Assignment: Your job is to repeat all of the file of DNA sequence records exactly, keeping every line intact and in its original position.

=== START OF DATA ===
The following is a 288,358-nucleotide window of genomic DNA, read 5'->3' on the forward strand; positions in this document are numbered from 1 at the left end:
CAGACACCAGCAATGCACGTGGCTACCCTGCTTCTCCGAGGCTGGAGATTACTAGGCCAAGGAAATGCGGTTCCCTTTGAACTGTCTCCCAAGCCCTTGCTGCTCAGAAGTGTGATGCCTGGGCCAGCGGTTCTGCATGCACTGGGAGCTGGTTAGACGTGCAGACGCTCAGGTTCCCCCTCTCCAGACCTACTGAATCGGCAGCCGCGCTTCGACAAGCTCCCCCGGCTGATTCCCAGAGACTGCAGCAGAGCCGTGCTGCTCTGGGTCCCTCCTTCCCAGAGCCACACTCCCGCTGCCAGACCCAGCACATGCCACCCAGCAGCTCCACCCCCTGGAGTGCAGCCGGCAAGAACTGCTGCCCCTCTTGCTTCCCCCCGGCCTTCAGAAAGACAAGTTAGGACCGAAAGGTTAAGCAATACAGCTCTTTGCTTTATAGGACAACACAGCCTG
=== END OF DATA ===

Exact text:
The following is a 288,358-nucleotide window of genomic DNA, read 5'->3' on the forward strand; positions in this document are numbered from 1 at the left end:
CAGACACCAGCAATGCACGTGGCTACCCTGCTTCTCCGAGGCTGGAGATTACTAGGCCAAGGAAATGCGGTTCCCTTTGAACTGTCTCCCAAGCCCTTGCTGCTCAGAAGTGTGATGCCTGGGCCAGCGGTTCTGCATGCACTGGGAGCTGGTTAGACGTGCAGACGCTCAGGTTCCCCCTCTCCAGACCTACTGAATCGGCAGCCGCGCTTCGACAAGCTCCCCCGGCTGATTCCCAGAGACTGCAGCAGAGCCGTGCTGCTCTGGGTCCCTCCTTCCCAGAGCCACACTCCCGCTGCCAGACCCAGCACATGCCACCCAGCAGCTCCACCCCCTGGAGTGCAGCCGGCAAGAACTGCTGCCCCTCTTGCTTCCCCCCGGCCTTCAGAAAGACAAGTTAGGACCGAAAGGTTAAGCAATACAGCTCTTTGCTTTATAGGACAACACAGCCTG